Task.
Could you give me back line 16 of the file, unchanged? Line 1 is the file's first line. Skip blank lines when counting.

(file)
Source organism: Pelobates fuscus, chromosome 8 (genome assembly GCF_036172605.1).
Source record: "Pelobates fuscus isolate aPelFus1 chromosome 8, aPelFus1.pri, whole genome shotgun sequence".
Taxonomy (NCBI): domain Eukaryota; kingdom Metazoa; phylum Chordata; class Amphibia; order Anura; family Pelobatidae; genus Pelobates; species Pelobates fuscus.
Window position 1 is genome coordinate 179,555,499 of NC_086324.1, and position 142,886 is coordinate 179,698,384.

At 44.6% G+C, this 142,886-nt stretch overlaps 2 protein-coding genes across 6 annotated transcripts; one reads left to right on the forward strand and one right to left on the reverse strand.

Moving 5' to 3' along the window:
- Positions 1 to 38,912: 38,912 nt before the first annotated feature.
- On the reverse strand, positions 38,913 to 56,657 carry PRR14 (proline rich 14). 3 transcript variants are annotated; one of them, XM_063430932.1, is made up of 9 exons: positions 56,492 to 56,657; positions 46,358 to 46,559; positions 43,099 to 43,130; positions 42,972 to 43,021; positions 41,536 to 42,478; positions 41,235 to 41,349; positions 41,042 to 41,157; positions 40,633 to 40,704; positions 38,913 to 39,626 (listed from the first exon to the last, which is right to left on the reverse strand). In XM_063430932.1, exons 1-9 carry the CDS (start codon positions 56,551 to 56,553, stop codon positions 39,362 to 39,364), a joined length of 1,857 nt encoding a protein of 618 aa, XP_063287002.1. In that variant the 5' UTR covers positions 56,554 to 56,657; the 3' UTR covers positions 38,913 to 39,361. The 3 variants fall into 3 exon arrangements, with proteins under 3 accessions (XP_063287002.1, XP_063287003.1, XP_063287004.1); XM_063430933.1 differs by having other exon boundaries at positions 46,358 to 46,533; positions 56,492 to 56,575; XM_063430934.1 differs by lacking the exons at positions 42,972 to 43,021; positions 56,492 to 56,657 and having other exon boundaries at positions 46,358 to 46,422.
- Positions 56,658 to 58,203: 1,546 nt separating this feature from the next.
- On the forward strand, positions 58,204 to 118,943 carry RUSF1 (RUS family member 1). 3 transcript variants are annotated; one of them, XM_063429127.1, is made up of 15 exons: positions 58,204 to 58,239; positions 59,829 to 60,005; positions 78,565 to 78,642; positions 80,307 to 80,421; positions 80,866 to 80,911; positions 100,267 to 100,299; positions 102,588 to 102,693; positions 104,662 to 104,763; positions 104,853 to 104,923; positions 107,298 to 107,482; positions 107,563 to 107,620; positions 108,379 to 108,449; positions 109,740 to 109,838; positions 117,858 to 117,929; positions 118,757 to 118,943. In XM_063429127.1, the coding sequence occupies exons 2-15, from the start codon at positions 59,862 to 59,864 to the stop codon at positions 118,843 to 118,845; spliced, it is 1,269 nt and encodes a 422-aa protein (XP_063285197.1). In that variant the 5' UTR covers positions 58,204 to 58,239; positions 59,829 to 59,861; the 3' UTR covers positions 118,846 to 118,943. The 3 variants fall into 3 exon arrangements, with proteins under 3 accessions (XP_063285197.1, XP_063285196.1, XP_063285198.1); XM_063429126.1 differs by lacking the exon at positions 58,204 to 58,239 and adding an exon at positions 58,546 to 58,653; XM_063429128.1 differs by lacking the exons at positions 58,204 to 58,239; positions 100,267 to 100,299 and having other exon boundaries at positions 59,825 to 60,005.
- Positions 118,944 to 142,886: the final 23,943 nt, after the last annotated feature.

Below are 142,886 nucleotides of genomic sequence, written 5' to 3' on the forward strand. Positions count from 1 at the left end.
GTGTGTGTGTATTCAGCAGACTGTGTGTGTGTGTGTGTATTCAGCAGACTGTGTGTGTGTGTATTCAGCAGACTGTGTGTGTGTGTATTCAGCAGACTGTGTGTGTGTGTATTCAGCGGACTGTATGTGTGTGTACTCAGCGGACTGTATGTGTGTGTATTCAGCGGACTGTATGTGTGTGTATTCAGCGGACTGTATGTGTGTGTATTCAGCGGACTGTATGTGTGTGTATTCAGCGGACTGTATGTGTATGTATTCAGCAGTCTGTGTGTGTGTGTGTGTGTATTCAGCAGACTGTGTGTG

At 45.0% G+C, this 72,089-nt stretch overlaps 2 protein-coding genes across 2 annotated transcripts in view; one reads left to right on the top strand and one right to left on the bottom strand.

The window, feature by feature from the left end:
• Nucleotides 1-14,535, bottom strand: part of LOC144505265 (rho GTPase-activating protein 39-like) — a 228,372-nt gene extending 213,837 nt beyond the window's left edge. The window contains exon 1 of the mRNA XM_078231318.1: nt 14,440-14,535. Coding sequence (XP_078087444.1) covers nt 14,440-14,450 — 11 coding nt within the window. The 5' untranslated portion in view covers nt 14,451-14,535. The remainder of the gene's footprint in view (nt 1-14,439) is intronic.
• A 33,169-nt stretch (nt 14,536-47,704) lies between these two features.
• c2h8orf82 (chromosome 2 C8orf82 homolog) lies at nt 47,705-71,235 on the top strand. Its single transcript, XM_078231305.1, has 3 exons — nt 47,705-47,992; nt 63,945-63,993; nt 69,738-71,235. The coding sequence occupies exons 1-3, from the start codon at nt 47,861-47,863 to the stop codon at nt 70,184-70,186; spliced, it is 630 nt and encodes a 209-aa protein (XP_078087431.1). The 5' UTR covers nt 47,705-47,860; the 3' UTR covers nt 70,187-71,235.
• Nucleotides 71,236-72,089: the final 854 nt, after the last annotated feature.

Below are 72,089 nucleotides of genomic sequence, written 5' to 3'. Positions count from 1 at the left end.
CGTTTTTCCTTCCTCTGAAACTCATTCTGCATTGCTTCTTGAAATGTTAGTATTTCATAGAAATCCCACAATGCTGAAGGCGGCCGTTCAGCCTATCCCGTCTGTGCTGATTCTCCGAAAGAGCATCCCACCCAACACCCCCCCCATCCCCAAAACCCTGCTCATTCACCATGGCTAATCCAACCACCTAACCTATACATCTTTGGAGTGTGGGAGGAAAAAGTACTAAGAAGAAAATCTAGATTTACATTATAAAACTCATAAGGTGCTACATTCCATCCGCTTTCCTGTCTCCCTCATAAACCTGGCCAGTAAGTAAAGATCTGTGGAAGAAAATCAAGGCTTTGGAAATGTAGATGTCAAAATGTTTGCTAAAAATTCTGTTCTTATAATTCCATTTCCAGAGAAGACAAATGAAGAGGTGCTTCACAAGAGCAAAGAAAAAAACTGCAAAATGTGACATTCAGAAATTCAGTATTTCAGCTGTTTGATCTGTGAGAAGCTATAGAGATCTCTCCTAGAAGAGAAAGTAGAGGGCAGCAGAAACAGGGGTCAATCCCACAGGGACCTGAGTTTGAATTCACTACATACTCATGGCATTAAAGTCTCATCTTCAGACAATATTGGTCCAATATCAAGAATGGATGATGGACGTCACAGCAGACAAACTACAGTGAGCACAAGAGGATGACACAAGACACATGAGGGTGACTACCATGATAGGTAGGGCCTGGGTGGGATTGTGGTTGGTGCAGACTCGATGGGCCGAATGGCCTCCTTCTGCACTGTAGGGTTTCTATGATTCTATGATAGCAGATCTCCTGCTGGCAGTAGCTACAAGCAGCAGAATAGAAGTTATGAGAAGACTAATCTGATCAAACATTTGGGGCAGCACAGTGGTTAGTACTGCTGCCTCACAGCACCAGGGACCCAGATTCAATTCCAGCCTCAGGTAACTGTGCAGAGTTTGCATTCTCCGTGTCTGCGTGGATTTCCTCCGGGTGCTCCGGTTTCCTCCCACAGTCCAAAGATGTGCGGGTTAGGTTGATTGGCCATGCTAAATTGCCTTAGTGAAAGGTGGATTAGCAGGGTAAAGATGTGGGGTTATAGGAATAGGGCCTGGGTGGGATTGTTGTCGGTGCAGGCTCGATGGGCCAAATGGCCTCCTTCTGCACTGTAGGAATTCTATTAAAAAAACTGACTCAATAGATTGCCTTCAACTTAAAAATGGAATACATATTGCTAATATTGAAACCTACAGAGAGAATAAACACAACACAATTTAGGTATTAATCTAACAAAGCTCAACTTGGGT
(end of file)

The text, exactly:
• Nucleotides 1-14,535, bottom strand: part of LOC144505265 (rho GTPase-activating protein 39-like) — a 228,372-nt gene extending 213,837 nt beyond the window's left edge. The window contains exon 1 of the mRNA XM_078231318.1: nt 14,440-14,535. Coding sequence (XP_078087444.1) covers nt 14,440-14,450 — 11 coding nt within the window. The 5' untranslated portion in view covers nt 14,451-14,535. The remainder of the gene's footprint in view (nt 1-14,439) is intronic.